Katsu Hara: Who Was He? How Did the Japanese Reporter Die?

Netflix’s ‘Einstein and the Bomb’ follows the years after Einstein left Germany, which was under the throes of a Nazi wave that changed the course of history. For a pacifist Einstein, seeing his own country being torn apart by fascists was painful, and it led him on a journey to raise his voice against Hitler on international platforms. The docudrama uses Einstein’s words (either spoken or written by him) to tell the story of his years in exile from Germany and how it led to the creation of the atomic bomb and its devastating impact on mankind. In the end, Einstein is confronted by a journalist for his part in the building of the atomic bomb and the havoc it caused. Who was this journalist, and what happened to him?

Katsu Hara Wrote Letters to Einstein About His Role in Japan’s Destruction

When Einstein found out that the atom had been split, it didn’t take him much time to realize that this, paired with his equation Mass-Energy Equivalence Relation, would deliver something of such power that it could destroy cities. Concerned that the Nazis might get to that power first, Einstein wrote a letter to Roosevelt, asking him to turn his focus and resources on that research immediately. However, he didn’t realize the impact this would have and how the weapon of mass destruction would completely change the face of war.

When Hiroshima and Nagasaki were decimated by the bombs, Einstein and the entire scientific community were shaken. A few years later, Einstein got a letter from Japanese journalist Katsu (alternately spelled Katusu) Hara, in which he asked, “What do you think of an atomic bomb as a means of slaughtering human beings?” The confrontational tone of the letter got to Einstein, who was already dealing with a lot of conflicting feelings about his indirect link to the creation of the bomb.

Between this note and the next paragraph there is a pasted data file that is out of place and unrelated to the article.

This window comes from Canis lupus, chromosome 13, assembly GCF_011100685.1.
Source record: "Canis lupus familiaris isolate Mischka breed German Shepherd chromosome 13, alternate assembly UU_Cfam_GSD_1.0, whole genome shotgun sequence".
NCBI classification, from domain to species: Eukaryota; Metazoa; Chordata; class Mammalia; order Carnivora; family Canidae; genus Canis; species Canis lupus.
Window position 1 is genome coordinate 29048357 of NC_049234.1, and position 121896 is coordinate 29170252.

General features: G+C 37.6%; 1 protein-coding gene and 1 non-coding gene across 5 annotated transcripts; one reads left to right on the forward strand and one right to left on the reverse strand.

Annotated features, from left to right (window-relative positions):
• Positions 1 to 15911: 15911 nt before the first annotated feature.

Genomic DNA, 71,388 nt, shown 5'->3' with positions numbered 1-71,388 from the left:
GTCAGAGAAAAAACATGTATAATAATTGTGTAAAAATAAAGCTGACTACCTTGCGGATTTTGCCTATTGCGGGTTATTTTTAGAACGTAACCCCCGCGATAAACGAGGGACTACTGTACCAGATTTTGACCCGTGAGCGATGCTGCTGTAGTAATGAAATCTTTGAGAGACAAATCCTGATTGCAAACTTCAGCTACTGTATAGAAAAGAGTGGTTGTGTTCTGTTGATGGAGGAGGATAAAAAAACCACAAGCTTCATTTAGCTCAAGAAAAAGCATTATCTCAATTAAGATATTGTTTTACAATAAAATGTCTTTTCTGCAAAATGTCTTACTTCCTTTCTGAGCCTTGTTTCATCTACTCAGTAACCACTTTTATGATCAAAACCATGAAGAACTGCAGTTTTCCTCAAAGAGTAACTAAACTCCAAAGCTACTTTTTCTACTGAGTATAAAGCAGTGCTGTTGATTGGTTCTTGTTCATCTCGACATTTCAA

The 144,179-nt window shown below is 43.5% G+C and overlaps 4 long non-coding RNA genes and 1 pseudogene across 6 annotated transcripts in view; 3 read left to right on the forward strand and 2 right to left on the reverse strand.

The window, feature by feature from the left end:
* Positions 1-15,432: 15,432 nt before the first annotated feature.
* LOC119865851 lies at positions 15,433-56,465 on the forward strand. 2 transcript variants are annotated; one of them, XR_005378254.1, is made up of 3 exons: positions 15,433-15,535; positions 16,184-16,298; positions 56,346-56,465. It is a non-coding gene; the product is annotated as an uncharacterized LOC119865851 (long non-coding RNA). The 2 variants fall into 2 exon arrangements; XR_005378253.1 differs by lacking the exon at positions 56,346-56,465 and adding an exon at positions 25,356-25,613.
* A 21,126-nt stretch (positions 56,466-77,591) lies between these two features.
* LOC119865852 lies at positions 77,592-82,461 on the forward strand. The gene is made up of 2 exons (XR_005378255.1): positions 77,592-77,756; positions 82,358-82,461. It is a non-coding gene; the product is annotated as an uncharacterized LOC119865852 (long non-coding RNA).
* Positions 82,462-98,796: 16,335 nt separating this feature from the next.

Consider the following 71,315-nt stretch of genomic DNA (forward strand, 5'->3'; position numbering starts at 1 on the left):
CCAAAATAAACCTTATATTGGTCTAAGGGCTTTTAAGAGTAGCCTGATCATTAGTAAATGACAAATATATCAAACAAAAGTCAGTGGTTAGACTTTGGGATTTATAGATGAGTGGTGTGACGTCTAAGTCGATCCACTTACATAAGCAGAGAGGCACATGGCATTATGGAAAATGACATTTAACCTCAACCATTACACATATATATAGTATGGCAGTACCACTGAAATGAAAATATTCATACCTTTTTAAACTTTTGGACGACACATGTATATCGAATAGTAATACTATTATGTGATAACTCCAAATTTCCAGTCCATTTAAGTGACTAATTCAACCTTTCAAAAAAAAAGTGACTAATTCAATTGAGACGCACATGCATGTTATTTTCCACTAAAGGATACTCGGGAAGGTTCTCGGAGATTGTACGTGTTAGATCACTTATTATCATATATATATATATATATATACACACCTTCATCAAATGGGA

Little is known about Hara apart from his infamous letter to Einstein. It is known that he had a daughter named Aoi Hara, who died in 1972 when a Japan Air Lines jetliner crashed in Moscow’s Sheremeyievo Airport. The rest of the details about his personal life remain out of public view. His professional trajectory is also not a matter of public knowledge. It is known that he used to work for a magazine named Kaizo, which went into circulation in 1919 and published its last issue in 1955. The magazine also published Einstein’s reply to Hara in its 1952 special edition, in which the Nobel laureate wrote, “’I did not see any way out, although I always was a convinced pacifist.”

This wasn’t the first time that Einstein had come in contact with Kaizo. In 1922, he was invited by Sanehiko Yamamoto, the president of Kaizo’s publisher company, to Japan for a lecture tour. The scientist is said to have eagerly accepted the invitation because he had developed an interest in Japan’s culture. Einstein left Marseille for Japan in October of 1922 on a ship, and it was during the journey that he received the news that he was to get a Nobel that year, which further increased excitement about his visit to Japan. Einstein’s lectures, with translations, were published in Kaizo, and in the following years, the magazine also published all of his papers, translated into Japanese.

One of the things that made Kaizo stand apart was its political voice. During the Second World War, the government took strict actions against any publication that had leanings towards communism. In 1944, Kaizo was shut down due to this. Their action was labeled “voluntary,” but it’s clear that they were under pressure from the authorities. Following the war, the magazine found its footing again and started publishing in 1946. However, it could never recover and was eventually shut down for good in 1955. It is not known how long Hara worked for Kaizo, but it’s clear that he used his time there to raise his voice against injustice and oppression and to ask difficult questions.

Read More: Were Einstein and Oppenheimer Friends in Real Life?